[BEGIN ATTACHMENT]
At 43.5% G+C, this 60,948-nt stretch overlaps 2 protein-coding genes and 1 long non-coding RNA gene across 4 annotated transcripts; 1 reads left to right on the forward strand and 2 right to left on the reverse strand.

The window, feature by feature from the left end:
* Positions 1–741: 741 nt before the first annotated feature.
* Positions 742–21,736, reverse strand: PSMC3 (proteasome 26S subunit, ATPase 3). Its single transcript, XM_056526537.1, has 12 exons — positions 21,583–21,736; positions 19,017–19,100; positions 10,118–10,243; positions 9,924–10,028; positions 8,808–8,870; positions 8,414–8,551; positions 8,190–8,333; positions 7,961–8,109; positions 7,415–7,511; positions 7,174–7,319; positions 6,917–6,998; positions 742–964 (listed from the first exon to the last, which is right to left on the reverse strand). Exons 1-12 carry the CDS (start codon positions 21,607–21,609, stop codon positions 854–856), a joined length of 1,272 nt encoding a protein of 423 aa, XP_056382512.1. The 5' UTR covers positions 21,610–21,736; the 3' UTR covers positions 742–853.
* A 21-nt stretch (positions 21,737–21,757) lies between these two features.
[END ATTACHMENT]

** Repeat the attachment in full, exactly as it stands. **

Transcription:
At 43.5% G+C, this 60,948-nt stretch overlaps 2 protein-coding genes and 1 long non-coding RNA gene across 4 annotated transcripts; 1 reads left to right on the forward strand and 2 right to left on the reverse strand.

The window, feature by feature from the left end:
* Positions 1–741: 741 nt before the first annotated feature.
* Positions 742–21,736, reverse strand: PSMC3 (proteasome 26S subunit, ATPase 3). Its single transcript, XM_056526537.1, has 12 exons — positions 21,583–21,736; positions 19,017–19,100; positions 10,118–10,243; positions 9,924–10,028; positions 8,808–8,870; positions 8,414–8,551; positions 8,190–8,333; positions 7,961–8,109; positions 7,415–7,511; positions 7,174–7,319; positions 6,917–6,998; positions 742–964 (listed from the first exon to the last, which is right to left on the reverse strand). Exons 1-12 carry the CDS (start codon positions 21,607–21,609, stop codon positions 854–856), a joined length of 1,272 nt encoding a protein of 423 aa, XP_056382512.1. The 5' UTR covers positions 21,610–21,736; the 3' UTR covers positions 742–853.
* A 21-nt stretch (positions 21,737–21,757) lies between these two features.